Sworn to defend the islands and protect the Nationalist Chinese on Formosa, the Eisenhoweradministration uneasily pondered its options. The Joint Chiefs of Staff informed PresidentEisenhower, as they had in 1955, that it would be necessary to destroy Chinese airfields on themainland with nuclear weapons. Eisenhower was more publicly circumspect than he had been inthe winter of 1955. There was no more loose talk equating atom bombs with bullets. Now thatthe Soviets were developing ICBMs, he had to be more careful in his public utterances.Eisenhower knew that neither the American people nor America’s allies could stand the risk of starting a global war over some small islands off the Chinese coast.As he so often did, Eisenhower chose studied ambiguity. The president told the military toprepare to fight with conventional weapons, but also to be ready to use atom bombs in a worst-case scenario. At a press conference on August 27, Ike made clear that he alone would decide if and when to use those weapons. On Formosa, Generalissimo Chiang Kai-shek fumed that Ikeseemed to be hedging. In early September, Foster Dulles went to Ike’s summer White House inNewport to press the president on whether he would be willing to use tactical nuclear weaponson Chinese airfields. Ike stalled and wandered off into a marginally relevant reminiscence aboutD-Day. When it came to nuclear bluffing, Eisenhower followed his own lonely counsel.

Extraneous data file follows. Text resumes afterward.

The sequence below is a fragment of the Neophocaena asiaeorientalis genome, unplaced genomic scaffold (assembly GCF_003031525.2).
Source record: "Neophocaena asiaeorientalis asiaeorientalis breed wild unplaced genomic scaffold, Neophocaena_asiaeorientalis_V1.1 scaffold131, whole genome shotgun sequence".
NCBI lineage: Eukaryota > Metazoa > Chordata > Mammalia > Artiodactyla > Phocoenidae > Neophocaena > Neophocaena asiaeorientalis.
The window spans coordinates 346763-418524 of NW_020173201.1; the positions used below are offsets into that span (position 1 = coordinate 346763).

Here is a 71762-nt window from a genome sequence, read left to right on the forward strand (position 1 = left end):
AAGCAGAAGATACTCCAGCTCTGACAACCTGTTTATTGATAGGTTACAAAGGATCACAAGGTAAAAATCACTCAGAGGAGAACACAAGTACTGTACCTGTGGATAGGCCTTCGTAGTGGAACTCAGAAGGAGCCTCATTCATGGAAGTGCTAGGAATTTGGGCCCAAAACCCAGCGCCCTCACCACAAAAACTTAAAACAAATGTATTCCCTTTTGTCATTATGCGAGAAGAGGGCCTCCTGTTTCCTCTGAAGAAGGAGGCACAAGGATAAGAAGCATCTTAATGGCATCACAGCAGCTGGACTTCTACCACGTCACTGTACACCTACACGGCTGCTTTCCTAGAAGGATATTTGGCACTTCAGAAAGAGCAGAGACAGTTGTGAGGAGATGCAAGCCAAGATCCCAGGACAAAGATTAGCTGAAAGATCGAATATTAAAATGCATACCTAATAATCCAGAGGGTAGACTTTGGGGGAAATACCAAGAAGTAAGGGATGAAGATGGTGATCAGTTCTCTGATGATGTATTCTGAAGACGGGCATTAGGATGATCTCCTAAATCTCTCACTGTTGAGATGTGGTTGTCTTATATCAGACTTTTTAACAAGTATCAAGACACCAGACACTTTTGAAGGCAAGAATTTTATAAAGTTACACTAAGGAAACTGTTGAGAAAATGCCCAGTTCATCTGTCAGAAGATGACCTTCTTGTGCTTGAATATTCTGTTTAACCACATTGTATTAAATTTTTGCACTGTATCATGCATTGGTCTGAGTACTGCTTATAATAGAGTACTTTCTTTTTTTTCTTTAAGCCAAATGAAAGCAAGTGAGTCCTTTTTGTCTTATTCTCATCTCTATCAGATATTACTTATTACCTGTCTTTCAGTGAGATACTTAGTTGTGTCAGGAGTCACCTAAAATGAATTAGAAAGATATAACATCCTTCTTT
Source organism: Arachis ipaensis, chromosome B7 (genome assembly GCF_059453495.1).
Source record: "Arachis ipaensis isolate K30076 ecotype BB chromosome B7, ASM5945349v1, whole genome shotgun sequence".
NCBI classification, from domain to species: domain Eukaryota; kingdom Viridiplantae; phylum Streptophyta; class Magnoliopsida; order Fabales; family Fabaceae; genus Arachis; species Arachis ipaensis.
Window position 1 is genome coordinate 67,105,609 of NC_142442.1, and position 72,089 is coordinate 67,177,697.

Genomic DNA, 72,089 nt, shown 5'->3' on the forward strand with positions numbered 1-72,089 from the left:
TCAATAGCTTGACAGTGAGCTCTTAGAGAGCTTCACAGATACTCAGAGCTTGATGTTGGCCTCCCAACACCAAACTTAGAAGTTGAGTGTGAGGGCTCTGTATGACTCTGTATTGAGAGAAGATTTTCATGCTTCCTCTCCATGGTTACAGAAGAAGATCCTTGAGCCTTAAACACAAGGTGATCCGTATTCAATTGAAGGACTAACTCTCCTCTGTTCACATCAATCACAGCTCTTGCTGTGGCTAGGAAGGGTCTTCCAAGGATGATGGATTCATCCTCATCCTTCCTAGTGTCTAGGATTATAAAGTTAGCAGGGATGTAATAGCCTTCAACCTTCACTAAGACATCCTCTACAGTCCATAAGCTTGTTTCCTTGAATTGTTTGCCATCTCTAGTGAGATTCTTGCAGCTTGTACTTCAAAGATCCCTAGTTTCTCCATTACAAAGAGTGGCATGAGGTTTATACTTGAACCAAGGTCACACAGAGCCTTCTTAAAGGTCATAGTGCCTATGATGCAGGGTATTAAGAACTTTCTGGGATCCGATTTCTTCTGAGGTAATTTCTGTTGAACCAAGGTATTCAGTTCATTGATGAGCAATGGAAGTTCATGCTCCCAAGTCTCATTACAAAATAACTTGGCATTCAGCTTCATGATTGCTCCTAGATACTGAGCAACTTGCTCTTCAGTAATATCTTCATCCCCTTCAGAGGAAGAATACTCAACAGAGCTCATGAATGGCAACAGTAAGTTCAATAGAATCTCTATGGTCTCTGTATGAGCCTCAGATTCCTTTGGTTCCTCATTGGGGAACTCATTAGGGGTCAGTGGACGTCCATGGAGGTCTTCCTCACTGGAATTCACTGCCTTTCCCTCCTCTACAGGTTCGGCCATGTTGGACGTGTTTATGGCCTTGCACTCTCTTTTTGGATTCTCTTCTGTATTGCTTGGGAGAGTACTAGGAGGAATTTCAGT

Fortunately, Ike’s bluff worked. Mao was perhaps not as cavalier about nuclear war as hepretended to be. On September 5, the Communist party chairman told the Supreme StateConference in Beijing, “I simply did not calculate the world would become so disturbed andturbulent.” With both sides looking for a way to pull back from the brink, the crisis quicklywound down. By the end of September, secret diplomacy was working towards a deal. TheAmericans were quietly persuading Chiang to reduce his large army (100,000 men) on the